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Maimon, Salomon (1753/4–1800)

DOI: 10.4324/9780415249126-J035-1
Version: v1,  Published online: 1998
Retrieved April 20, 2024, from

Article Summary

Educated as a rabbi in Lithuania, Shlomo (Salomon) ben Yehoshua migrated to Germany and adopted the surname Maimon in honour of Maimonides. His criticism of Kant’s dualism and his monistic account of the human mind as an imperfect expression of God’s infinite mind influenced Fichte, Schelling and Hegel. Kant regarded him as the critic who understood him best.

Maimon’s system combines rational dogmatism with empirical scepticism. As a rational dogmatist, he argues that cognition requires the absolute unity of subject and object. Maimon therefore criticizes Kant’s dualistic divisions between the mental form and extra-mental matter of knowledge, and between the faculties of sensibility and understanding. Experience in Kant’s sense – empirical knowledge – is possible only if these dualisms are merely apparent. Our finite minds must be imperfect expressions of an infinite, divine mind that produces the form and matter of knowledge. Through scientific progress, our minds become more adequate expressions of the infinite mind. Kant has not refuted Hume’s scepticism, which could be refuted only if science became perfect. Perfect science is an ideal for which we must strive but which we will never reach.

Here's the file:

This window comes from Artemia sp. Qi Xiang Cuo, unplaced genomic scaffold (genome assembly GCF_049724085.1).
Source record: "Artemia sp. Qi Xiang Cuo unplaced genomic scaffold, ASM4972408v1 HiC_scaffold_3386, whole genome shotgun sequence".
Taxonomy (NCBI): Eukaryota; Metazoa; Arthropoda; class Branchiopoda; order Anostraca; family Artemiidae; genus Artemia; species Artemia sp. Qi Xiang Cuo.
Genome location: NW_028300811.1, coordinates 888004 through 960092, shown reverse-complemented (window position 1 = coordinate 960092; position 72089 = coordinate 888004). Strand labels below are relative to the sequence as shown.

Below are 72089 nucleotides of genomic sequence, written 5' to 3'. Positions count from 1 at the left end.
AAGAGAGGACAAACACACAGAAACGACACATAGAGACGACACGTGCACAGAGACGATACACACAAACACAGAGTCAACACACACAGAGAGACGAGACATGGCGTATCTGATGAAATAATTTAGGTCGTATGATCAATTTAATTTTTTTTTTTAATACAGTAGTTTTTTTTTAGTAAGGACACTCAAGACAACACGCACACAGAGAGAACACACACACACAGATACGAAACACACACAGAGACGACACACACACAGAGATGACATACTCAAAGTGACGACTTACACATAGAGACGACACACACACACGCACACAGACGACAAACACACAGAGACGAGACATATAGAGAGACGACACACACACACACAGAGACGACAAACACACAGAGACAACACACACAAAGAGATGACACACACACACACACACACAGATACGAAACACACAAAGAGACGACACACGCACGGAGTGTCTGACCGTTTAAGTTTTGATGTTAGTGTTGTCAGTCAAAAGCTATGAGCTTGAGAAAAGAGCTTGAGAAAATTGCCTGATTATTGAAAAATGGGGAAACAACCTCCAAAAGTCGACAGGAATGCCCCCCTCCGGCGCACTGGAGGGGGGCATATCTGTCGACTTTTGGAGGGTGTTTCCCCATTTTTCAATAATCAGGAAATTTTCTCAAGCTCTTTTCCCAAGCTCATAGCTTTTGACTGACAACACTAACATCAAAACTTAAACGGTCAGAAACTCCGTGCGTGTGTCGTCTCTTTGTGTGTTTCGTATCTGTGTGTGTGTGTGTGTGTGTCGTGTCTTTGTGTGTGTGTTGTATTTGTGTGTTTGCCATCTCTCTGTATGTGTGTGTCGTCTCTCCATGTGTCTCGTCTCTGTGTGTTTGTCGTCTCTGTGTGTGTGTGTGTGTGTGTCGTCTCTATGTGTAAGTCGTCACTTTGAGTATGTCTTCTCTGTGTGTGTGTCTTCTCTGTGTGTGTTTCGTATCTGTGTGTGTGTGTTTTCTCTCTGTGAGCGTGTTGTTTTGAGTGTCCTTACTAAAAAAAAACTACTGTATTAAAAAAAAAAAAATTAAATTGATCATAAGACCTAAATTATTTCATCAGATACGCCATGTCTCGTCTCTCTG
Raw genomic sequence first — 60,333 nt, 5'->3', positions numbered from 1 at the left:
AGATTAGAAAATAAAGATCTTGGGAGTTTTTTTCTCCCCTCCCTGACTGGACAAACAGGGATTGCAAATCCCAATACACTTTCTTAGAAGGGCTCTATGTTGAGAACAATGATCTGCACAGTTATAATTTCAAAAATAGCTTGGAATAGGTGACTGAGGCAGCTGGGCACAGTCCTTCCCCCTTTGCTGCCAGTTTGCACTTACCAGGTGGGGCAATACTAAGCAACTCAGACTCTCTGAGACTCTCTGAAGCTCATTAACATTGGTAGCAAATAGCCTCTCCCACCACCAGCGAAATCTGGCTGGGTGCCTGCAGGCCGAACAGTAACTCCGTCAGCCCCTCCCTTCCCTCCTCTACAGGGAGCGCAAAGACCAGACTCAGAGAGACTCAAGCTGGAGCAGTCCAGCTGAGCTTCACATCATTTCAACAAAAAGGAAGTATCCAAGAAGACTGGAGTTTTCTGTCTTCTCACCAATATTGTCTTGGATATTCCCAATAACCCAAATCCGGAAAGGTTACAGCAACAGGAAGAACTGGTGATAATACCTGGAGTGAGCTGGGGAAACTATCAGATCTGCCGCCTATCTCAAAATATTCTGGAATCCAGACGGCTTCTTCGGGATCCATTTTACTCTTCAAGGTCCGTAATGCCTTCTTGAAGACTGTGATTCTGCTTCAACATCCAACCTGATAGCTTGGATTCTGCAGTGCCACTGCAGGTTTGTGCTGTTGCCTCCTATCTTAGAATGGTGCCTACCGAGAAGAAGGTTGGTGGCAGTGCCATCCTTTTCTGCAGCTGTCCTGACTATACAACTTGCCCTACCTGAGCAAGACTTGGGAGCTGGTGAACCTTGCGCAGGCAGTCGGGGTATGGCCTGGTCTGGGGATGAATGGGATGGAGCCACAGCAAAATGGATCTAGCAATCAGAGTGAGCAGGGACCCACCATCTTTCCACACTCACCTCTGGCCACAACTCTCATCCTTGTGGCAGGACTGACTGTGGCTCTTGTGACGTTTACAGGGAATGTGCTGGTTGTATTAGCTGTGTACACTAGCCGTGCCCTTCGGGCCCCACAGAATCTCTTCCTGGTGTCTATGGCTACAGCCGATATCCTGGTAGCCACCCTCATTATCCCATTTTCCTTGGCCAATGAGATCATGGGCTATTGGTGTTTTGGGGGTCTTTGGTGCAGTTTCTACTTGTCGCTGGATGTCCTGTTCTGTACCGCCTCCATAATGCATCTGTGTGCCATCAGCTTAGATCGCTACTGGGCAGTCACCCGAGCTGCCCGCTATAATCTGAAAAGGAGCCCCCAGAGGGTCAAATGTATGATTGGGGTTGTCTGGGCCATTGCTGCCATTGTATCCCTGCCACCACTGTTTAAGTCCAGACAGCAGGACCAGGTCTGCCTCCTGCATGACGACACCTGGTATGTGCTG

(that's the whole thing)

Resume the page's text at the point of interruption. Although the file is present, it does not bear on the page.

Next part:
Maimon is deeply indebted to Maimonides, but he reformulates Maimonidean ideas in light of modern mathematical physics and deploys them within a Kantian investigation of the possibility of experience. The result is a unique encounter between medieval and modern philosophy that decisively influenced German idealism and remains philosophically interesting.

Citing this article:
Franks, Paul. Maimon, Salomon (1753/4–1800), 1998, doi:10.4324/9780415249126-J035-1. Routledge Encyclopedia of Philosophy, Taylor and Francis,
Copyright © 1998-2024 Routledge.

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